Today’s Other People’s Words is a thought about the past week from Fareed Zakaria, editor of Newsweek International. Here’s what he had to say about the Fourth of July and becoming an American citizen on his PBS show, Foreign Exchange with Fareed Zakaria.

For most Americans, Independence Day makes them think of fireworks, Old Glory, and traffic. For me, this week reminds me of the day, several years ago, when I became an American citizen. I was sworn in a few weeks before July 4, 2001 at a ceremony that would have sent chills down Pat Buchanan’s spine. Seated in a noisy Brooklyn auditorium, more than 2000 new citizens–almost all black and brown faces with the odd British banker looking around nervously–listened to introductory speeches in English, Spanish, Chinese, Arabic, and Hindi. A young woman of Indian origin gave us all an earnest lecture imploring us to do our civic duty and always vote.

After the ceremony, a short sweet speech on patriotism, the oath of allegiance, and it was all over. We emptied unto the street where a small welcoming fair had been setup. You could eat pizza, sign up to join the New York Police Department, and get your picture taken with a cardboard cutout of George W. Bush. In some cities, the Daughters of the American Revolution host tea parties for new immigrants, but not in Flatbush, Brooklynn.

The atmosphere in the country was then open, confident, and welcoming of the world. Today, too many of us have become fearful, insecure and suspicious of the outside world. It’s strange, it was only six years ago, but it feels like a different age.

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big ideas, personal, USA

Happy Wednesday!

Holidays should never be recognized by anything but the day of the week on which they fall. This way, we give the day no credence beyond it’s own merit as a day of the week.

We can know that today is supposed to be Independence Day, which of late has come to mean little more than grilling, fireworks and alcohol. But we cannot tell others that we know this fact. We can only tell them that this is a good Wednesday.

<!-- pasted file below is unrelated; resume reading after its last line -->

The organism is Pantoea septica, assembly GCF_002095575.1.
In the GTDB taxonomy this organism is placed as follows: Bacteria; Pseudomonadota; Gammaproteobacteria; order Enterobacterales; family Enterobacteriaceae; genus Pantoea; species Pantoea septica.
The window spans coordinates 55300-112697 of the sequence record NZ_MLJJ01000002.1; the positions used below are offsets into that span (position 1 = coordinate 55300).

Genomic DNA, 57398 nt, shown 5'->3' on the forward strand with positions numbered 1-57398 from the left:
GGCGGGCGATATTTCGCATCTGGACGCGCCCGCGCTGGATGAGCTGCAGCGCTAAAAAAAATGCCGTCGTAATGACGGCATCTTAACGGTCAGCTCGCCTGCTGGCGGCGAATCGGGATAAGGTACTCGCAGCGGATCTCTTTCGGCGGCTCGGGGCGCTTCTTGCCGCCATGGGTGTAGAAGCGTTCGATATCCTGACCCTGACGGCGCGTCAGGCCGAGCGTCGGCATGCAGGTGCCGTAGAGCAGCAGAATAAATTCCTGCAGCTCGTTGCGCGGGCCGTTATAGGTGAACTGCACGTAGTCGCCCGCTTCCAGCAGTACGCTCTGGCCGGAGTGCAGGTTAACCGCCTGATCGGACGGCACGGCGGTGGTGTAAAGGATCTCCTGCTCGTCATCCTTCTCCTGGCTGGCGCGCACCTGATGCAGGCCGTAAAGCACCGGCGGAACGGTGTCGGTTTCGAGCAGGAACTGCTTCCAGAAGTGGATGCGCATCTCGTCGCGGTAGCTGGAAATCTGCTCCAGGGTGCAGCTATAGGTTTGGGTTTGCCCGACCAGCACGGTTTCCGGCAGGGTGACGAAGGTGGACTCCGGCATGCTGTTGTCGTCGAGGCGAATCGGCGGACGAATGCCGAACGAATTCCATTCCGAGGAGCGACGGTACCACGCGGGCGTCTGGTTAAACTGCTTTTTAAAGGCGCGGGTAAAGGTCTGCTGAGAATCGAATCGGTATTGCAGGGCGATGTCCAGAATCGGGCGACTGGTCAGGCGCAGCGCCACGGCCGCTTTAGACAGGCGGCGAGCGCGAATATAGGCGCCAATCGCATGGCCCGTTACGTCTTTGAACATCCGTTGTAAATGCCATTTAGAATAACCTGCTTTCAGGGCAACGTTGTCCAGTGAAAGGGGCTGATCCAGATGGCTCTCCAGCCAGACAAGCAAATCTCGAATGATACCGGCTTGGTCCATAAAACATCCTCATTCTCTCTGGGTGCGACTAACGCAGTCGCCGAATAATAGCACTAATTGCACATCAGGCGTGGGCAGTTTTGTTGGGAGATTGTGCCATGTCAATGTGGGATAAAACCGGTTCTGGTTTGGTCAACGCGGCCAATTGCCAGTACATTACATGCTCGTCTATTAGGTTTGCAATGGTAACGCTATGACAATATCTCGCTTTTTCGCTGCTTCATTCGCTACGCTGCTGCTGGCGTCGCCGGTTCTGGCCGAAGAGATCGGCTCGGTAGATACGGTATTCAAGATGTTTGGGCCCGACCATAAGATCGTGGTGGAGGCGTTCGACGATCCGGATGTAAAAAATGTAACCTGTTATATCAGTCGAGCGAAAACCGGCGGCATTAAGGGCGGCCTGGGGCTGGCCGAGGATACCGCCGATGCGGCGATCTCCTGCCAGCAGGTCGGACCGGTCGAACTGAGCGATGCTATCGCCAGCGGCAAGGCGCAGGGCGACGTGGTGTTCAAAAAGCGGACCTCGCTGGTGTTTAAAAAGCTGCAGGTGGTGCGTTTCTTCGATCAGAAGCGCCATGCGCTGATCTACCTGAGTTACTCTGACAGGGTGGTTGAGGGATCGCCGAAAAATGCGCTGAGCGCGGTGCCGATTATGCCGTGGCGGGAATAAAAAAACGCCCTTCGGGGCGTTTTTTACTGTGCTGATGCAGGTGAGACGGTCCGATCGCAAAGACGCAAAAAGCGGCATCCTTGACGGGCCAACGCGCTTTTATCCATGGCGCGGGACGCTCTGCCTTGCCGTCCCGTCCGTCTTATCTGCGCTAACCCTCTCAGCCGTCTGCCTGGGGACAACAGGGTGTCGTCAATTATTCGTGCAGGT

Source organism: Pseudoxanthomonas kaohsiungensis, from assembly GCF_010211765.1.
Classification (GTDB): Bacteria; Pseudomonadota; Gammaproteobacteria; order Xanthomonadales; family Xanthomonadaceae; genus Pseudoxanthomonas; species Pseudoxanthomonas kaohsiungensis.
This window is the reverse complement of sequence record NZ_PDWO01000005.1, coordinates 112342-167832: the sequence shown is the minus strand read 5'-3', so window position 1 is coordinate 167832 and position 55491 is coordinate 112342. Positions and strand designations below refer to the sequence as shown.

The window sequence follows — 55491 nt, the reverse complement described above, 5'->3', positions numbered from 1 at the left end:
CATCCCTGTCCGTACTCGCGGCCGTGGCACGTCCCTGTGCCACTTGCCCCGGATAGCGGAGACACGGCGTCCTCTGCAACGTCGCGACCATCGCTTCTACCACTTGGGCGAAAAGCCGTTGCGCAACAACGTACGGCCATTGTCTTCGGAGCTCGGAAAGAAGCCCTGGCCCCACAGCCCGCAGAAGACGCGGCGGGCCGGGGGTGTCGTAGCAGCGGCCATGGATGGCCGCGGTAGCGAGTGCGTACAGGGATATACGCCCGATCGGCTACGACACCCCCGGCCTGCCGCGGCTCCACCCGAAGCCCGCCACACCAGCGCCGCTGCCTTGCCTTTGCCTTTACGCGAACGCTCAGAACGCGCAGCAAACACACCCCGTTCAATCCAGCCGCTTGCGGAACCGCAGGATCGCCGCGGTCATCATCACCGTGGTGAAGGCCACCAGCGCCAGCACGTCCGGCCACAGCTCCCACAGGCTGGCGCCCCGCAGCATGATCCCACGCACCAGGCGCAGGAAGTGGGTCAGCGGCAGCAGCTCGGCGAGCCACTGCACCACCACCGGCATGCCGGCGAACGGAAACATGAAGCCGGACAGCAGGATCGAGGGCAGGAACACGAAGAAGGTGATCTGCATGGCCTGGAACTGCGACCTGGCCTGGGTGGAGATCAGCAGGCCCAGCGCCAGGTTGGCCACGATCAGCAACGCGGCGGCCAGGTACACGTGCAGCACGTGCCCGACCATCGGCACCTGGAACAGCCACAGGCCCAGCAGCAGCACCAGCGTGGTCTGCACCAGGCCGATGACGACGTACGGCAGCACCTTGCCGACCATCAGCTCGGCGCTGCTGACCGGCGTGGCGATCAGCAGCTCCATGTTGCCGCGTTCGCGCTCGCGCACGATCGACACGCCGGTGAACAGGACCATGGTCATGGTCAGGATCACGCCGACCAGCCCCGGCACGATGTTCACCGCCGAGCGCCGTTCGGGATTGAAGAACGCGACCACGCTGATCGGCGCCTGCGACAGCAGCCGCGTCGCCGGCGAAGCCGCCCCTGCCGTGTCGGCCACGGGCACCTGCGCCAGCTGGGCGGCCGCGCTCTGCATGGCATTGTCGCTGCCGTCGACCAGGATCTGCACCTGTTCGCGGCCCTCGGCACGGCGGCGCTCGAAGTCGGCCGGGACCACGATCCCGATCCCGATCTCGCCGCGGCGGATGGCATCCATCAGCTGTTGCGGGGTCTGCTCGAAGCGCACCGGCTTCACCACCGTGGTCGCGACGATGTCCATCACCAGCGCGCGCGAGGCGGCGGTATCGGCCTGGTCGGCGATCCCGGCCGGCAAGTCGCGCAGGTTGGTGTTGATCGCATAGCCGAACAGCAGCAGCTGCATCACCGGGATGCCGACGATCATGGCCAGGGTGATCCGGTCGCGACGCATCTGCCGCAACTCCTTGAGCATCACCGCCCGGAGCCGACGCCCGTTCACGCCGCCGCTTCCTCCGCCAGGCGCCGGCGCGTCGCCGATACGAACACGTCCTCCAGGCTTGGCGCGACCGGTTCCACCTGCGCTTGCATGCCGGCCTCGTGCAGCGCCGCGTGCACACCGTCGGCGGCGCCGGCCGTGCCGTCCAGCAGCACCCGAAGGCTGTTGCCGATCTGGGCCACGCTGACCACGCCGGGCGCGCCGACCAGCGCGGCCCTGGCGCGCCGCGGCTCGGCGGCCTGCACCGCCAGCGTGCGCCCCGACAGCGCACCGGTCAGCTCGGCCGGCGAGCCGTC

They will think we are odd for telling them this. But we will know that some Wednesdays are good. And some Wednesdays are bad. Some Wednesdays are just average. Wednesdays tend to vary in this manner. There is no way to impose order on our Wednesdays.

Sometimes the Wednesdays that others think are truly special turn out not to be. Sometimes Wednesdays that no one else thinks are special really are.

We tell them “Happy Wednesday!” because we know this is true.

They laugh at us because they have forgotten this truth.

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politics, USA, world

Global Unease With World’s Major Powers

A few days ago, I read about the recent results of the Pew Global Attitudes project. Here is part of Pew’s summary of their own results (full summary here):

A 47-nation survey finds global public opinion increasingly wary of the world’s dominant nations and disapproving of their leaders. Anti-Americanism is extensive, as it has been for the past five years. At the same time, the image of China has slipped significantly among the publics of other major nations. Opinion about Russia is mixed, but confidence in its president, Vladimir Putin, has declined sharply. In fact, the Russian leader’s negatives have soared to the point that they mirror the nearly worldwide lack of confidence in George W. Bush.

These are merely the most popular of the results. There are number of potentially more interesting things that I was modestly surprised by.

Pew reports that dislike of America and its methods of business are decidedly lower in African countries than it is even in traditional allies like Israel, Poland, and Japan. I was left questioning the methodology of the survey, wondering if the methodology itself could sway the data toward an upper-class data set (by virtue of phone penetration) that would in general have a different view than their fellow citizens. Alas, upon closer examination I found that the results were gathered face-to-face in most of these countries, leaving me with something more of a mystery.

I also found it interesting that a lot of the distrust of US power was due not only to our continued “coalition” presence in Iraq and NATO presence in Afghanistan, but to our perceived role in continuing pollution levels that are harmful to the environment (though China merited a good deal of the burden for this as well), and our continued leadership in sustaining the divide between rich and poor.

More troubling to me personally, is that Pew reports that views of the American citizenry are increasingly coming to see it as just as culpable for US policies as our government is. This is not really unexpected, after all, we are electing our leaders, but why this has changed since the survey was last conducted in 2001 is something of a mystery to me.

I could go on, but I think I covered all the major points I saw. I would really encourage you to give the summary a look. It’s very interesting stuff, and I mean that.